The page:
Episode 18: Florence History And Travel Writing

View over Florence from the Boboli Gardens

Last Updated on April 12, 2024 by Marian Jones

Reading History and Travel Writing about Florence can really inform your visit. So, this post looks at three history books and two on art history which we recommend and then moves on to the writings of those, famous and not so famous, who described their travels to the city. After a selection of short quotations, we look at three full length accounts of travels to Florence: Mary McCarthy’s erudite and beautifully written ‘The Stones of Florence’, David Leavitt’s ‘Florence: a Delicate Case’, with its entertaining asides, and Diana Athill’s ‘A Florence Diary’ which has all the breathless exuberance of a young woman on her first foray abroad in 1947.

The post gives just a brief ‘flavour’ of the works mentioned – there is much more detail, along with longer quotations, on the podcast.

3 history books

Christpher Hibbert’s ‘Florence the Biography of a City’ is a detailed account of the city’s history from Roman times until the floods of 1966. The factual account is full of cameos and lively descriptions of scenes from Florence’s past, such as a description of Hitler and Mussolini’s tour of the city in an open car in 1938 when they were cheered by huge crowds. Places they visited include the Pitti Palace and the Palazzo della Signoria where Mussolini wrote Firenze fascisstissma next to his signature in the visitors’ book.

Paul Strathern’s The Medici explains the history of Florence’s ruling family from its earliest generations to its petering out in the 1740s. Much context and explanation is given along the way, for example his statement that the amount Cosimo de Medici spent on art, palaces and other fancy buildings was six times the wealth of all the Peruzzi banks in Europe a century earlier.

Mary Hollingsworth’s book, also called The Medici, is great on unpicking the personalities of the main family members. Her account of Medici wiles and schemes to ensure one of their number was elected pope makes for entertaining reading, as does her description of the glittering court run by Pope Leo X (aka Giovanni de Medici): the gold plate and crimson satin chairs, the staff of nearly 700 and the pet elephant whose portrait was painted by none other than Raphael.

2 history of art books

Art and Architecture in Florence by Rolf Wirtz is a chunky, small-format book with over 500 pages, consisting mainly of pictures: sumptuous photographs of many of Florence’s buildings, pull-out panoramas of the city’s most photogenic vistas, plenty of paintings and sculptures and all informed by useful panels of background information on, for instance, Dante and the plague.

Lives of the Artists by Giorgio Vasari was written in 1550 and is thought to be the first ever work in the hitherto unknown field of art history. 46 artists are covered, including all those important to Florence: Cimabue, Giotto, Brunelleschi, Donatello, Lippi, Botticelli and others. The gossipy anecdotes may date back over 500 years, but they still fascinate.

travellers’ quotes

So many travellers to Florence have written about it over the centuries. Here are just 3 quotations – if you want to hear what Charles Dickens, Elizabeth Barrett-Browning, Dylan Thomas and others had to say on the subject, that’s all on the podcast!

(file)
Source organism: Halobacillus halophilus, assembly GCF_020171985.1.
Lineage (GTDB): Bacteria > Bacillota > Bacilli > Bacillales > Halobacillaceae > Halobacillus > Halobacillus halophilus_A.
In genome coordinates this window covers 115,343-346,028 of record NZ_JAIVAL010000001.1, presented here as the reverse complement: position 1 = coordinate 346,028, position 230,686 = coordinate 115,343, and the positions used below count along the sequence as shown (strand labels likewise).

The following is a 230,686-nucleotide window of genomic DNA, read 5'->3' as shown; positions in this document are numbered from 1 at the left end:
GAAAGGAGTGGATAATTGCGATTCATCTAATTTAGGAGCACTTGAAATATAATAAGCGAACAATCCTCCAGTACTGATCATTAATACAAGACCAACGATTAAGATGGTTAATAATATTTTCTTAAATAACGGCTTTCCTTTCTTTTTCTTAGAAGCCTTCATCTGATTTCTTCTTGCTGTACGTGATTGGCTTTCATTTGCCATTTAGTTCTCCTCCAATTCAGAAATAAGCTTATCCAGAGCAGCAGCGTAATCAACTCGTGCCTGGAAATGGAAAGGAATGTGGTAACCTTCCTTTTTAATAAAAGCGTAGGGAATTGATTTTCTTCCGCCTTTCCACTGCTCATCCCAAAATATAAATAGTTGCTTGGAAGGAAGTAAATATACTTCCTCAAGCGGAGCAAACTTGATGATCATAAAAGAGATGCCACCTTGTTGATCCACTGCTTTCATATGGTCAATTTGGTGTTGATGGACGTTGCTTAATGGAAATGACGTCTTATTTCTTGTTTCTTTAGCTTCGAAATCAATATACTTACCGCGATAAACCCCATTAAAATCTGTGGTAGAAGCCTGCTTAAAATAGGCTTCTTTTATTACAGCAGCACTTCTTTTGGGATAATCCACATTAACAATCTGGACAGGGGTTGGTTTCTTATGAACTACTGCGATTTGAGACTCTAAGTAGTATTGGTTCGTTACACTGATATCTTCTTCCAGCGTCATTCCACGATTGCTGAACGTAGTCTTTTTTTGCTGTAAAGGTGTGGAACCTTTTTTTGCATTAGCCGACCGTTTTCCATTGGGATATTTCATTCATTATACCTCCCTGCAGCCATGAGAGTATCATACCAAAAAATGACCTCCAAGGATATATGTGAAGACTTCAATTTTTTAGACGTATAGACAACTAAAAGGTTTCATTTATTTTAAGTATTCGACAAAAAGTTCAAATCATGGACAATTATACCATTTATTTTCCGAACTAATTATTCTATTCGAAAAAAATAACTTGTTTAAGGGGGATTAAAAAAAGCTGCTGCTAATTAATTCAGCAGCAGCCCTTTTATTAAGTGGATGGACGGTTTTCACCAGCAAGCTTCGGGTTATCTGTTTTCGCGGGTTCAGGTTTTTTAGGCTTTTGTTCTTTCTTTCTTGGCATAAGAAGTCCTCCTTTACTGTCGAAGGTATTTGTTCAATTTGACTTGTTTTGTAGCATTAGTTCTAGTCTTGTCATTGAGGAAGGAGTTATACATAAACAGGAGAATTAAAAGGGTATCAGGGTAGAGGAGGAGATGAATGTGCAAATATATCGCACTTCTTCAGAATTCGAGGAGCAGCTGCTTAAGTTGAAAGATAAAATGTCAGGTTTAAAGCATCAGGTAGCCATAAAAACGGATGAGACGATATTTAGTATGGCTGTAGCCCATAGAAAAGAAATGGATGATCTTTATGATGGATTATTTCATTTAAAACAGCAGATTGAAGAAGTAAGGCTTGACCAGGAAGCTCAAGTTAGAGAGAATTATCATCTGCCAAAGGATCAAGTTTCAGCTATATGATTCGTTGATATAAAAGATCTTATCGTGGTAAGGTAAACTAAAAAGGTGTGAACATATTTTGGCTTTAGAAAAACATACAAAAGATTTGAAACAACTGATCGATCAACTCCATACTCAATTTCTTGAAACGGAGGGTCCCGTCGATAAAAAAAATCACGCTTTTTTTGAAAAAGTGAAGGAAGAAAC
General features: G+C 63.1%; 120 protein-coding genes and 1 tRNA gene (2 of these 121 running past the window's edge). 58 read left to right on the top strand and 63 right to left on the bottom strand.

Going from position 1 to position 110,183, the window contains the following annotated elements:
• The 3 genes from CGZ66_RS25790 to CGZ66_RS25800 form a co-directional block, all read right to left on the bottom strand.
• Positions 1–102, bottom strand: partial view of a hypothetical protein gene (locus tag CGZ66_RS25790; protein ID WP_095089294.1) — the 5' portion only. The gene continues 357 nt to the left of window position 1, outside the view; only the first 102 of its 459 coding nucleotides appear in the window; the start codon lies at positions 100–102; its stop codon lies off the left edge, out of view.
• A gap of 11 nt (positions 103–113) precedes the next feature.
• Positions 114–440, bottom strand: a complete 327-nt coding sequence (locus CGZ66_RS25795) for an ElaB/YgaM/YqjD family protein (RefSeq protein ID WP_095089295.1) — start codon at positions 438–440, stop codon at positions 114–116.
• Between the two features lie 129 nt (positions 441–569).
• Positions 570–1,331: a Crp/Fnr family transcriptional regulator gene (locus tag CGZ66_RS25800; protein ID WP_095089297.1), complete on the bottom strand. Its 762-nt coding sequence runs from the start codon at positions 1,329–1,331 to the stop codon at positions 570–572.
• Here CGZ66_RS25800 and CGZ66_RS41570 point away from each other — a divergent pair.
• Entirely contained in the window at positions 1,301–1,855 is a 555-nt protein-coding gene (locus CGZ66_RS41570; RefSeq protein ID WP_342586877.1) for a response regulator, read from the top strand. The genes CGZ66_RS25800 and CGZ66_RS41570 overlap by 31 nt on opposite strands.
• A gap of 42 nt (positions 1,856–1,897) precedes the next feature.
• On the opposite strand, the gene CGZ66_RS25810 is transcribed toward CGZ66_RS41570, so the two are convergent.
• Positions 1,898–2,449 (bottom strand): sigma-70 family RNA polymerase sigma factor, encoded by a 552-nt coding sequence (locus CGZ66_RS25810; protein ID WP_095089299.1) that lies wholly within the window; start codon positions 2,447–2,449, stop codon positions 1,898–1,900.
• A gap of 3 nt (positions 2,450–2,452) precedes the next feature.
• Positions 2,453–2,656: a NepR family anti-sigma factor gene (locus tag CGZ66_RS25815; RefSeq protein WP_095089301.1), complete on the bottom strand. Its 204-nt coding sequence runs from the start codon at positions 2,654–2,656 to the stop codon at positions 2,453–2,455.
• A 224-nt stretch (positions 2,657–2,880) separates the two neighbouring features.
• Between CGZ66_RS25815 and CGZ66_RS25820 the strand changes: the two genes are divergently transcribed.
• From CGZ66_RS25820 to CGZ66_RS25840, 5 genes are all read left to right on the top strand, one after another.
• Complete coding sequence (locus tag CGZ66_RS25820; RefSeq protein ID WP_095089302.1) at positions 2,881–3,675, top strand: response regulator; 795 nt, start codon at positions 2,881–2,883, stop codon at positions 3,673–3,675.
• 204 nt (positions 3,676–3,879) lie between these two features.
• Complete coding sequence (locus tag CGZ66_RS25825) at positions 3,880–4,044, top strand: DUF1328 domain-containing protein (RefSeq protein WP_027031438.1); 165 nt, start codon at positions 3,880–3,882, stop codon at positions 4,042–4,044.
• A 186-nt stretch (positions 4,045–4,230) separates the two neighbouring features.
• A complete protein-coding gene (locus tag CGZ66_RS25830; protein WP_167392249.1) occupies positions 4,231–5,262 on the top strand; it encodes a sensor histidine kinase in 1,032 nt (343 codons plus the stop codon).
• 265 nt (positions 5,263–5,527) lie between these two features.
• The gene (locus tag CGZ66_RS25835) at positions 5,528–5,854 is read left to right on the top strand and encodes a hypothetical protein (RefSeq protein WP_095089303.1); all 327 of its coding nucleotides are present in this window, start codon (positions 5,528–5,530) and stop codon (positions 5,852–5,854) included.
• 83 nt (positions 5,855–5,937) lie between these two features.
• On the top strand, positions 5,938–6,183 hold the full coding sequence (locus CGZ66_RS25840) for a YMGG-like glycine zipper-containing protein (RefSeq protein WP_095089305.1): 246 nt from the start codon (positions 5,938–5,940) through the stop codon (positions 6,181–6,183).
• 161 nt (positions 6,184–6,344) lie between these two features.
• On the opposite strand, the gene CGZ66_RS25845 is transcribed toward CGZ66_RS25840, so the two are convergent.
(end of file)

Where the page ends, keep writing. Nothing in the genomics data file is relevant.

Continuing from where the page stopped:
David Garrick in 1763: ‘I am astonished at the fine profusion of things we meet with in every part of this city.’

Matthew Arnold in 1897: ‘The cathedral outside (not inside) is to my feeling the most beautiful church in the world and it always looks to me like a hen gathering its chickens under its wings, it stands in such a soft, lovely way with Florence around it.’

Mark Twain in 1924 ‘In the distant plain lay Florence, pink and gray and brown, with the rusty huge dome of the cathedral dominating its centre like a captive balloon ….. all around the horizon was a billowy rim of lofty blue hills, snowed white with innumerable villas.’

3 books of travel writing

Mary McCarthy’s The Stones of Florence is learned and entertaining in equal measure. There are well-worded descriptions on every possible aspect of the city, from the ‘old maids of both sexes’ who made up the ex-pat community in her day (the 1950s) to the Florentine specialities, listed as tripe, rabbit and ‘a mixture of the combs, livers, hearts and testicles of rooters, which do not appeal to the foreign palate.’ Every page is a delight.

Florence: A Delicate Case by David Leavitt tells of the time the author and his partner spent living in Florence. Typical of the many informative asides are his passing description of Santa Maria Novella as ‘a handsome testament to Fascist atavism’ and his descriptions of the Florentine diet: ‘chicory sautéed with hot peppers, white beans served at room temperature with hot olive oil and pepper’ plus the ’city’s famous soups’ of pappa al pomodora and ribollita.

Diana Athill wrote A Florence Diary in 1947, the account of her first foray abroad as an independent young woman. Her delights while sightseeing – ‘the most glorious collection of pictures in’ at the Pitti Palace and the Medici Chapel which ‘positively stuns one with its magnificence’ – are mixed with the culinary pleasures she enjoyed, such as delicious pastries and giant juicy peaches. There’s mention too of the young men who took her and her companion out to lunch and of the new straw hat which won her much admiration.

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Reading suggestions

Florence, the Biography of a City by Christopher Hibbert
The Medici by Paul Strathern
The Medici by Mary Hollingsworth
Art and Architecture in Florence by Rolf C Wirtz
Lives of the Artists by Giorgio Vasari
The Stones of Florence by Mary McCarthy
Florence: A Delicate Case by David Leavitt
A Florence Diary by Diana Athill
Florence: A Traveller’s Reader by Edward Cheney

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